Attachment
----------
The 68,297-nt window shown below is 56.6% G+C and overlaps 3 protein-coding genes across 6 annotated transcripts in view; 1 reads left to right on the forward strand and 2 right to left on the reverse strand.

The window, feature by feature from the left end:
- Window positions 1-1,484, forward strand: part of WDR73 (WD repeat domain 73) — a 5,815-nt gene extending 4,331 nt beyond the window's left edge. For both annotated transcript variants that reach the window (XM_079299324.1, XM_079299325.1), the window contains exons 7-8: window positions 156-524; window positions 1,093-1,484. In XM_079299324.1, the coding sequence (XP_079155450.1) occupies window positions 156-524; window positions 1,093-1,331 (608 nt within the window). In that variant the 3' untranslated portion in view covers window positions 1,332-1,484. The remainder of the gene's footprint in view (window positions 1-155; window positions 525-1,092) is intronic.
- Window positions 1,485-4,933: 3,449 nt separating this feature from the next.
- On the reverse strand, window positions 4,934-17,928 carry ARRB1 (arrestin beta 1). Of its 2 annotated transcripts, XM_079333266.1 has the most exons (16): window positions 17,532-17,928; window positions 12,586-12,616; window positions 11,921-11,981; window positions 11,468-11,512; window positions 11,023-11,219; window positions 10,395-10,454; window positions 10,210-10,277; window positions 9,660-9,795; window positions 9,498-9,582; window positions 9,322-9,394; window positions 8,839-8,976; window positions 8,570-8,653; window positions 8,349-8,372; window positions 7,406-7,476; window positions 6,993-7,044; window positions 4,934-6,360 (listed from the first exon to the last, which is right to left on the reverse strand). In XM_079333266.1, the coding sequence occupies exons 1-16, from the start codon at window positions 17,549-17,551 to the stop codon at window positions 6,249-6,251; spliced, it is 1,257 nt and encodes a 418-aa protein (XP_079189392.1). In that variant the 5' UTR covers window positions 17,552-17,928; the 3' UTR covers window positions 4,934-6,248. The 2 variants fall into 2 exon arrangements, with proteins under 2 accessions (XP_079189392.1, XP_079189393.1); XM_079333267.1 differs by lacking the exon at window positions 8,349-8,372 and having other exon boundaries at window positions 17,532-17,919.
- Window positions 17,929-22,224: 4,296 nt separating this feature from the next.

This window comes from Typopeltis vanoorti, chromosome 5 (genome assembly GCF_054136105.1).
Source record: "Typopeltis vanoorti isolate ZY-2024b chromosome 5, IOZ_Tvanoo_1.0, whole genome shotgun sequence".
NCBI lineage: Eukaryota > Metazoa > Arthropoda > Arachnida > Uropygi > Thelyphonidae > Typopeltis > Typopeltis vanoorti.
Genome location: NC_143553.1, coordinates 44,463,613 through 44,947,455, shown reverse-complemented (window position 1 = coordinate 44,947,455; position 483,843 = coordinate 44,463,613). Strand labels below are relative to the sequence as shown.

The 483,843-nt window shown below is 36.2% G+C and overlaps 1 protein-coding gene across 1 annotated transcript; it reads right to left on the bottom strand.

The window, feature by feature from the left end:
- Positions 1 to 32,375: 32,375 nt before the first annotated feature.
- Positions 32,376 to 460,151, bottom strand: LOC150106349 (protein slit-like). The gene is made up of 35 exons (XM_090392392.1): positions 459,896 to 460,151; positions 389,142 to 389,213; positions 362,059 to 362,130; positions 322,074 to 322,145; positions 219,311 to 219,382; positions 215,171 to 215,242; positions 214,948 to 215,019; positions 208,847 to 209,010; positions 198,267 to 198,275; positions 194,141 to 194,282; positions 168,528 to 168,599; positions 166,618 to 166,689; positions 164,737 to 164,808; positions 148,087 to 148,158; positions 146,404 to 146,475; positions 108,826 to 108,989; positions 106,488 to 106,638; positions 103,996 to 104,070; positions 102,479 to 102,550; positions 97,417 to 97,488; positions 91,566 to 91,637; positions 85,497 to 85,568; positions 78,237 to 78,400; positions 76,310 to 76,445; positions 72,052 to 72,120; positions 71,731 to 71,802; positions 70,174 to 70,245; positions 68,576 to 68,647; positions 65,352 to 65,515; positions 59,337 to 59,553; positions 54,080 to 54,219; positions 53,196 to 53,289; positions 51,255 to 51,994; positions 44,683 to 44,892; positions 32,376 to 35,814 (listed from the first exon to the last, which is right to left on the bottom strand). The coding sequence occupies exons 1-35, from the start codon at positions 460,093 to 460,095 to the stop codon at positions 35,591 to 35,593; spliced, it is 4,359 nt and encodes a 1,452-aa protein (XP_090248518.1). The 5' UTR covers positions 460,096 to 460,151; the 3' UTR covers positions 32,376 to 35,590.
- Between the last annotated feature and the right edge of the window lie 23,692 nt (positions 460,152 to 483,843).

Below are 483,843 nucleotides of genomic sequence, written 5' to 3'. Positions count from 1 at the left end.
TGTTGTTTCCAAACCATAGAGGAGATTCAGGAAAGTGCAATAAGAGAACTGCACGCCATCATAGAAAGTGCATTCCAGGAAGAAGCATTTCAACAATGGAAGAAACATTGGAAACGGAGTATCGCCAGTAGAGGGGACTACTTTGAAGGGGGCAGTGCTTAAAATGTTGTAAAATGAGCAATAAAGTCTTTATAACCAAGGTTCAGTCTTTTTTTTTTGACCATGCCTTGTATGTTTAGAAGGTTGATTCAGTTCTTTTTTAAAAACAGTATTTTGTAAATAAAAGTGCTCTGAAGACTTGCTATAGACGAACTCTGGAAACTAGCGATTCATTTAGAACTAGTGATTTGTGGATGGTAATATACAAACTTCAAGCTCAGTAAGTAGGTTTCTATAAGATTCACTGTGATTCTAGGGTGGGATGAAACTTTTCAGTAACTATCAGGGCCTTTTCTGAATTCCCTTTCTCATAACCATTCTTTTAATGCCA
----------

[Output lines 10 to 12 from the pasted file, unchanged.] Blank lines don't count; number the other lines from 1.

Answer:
Genome location: NC_143553.1, coordinates 44,463,613 through 44,947,455, shown reverse-complemented (window position 1 = coordinate 44,947,455; position 483,843 = coordinate 44,463,613). Strand labels below are relative to the sequence as shown.

The 483,843-nt window shown below is 36.2% G+C and overlaps 1 protein-coding gene across 1 annotated transcript; it reads right to left on the bottom strand.

The window, feature by feature from the left end: